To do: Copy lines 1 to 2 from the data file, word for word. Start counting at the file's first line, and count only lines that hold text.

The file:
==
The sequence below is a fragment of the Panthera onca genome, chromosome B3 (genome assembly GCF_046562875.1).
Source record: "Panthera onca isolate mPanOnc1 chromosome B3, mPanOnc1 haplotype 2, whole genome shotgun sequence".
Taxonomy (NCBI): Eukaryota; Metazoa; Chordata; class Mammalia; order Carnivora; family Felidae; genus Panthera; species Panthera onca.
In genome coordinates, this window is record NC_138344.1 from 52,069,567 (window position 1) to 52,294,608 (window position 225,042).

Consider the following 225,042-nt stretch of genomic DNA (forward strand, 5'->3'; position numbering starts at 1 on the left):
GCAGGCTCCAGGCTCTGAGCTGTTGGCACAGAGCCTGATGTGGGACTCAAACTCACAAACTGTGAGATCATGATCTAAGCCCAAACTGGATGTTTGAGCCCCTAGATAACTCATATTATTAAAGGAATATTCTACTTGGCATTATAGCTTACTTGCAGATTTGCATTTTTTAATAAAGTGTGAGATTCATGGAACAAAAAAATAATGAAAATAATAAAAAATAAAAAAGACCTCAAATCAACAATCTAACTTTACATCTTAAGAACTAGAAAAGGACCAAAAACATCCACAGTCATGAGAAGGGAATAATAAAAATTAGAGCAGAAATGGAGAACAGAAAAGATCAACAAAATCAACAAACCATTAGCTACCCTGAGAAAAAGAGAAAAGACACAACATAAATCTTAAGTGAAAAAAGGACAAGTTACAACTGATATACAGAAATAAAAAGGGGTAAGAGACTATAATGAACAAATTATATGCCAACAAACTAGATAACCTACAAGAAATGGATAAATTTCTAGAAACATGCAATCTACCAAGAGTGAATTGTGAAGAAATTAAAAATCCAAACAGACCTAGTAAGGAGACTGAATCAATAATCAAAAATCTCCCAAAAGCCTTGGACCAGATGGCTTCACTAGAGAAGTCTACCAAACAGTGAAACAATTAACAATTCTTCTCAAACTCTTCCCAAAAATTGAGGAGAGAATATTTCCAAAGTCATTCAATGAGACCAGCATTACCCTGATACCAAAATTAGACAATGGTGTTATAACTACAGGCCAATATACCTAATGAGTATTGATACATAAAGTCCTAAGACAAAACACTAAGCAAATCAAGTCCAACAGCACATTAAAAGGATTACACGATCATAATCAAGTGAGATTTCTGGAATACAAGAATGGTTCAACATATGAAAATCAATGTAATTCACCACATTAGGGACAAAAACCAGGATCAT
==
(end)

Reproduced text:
The sequence below is a fragment of the Panthera onca genome, chromosome B3 (genome assembly GCF_046562875.1).
Source record: "Panthera onca isolate mPanOnc1 chromosome B3, mPanOnc1 haplotype 2, whole genome shotgun sequence".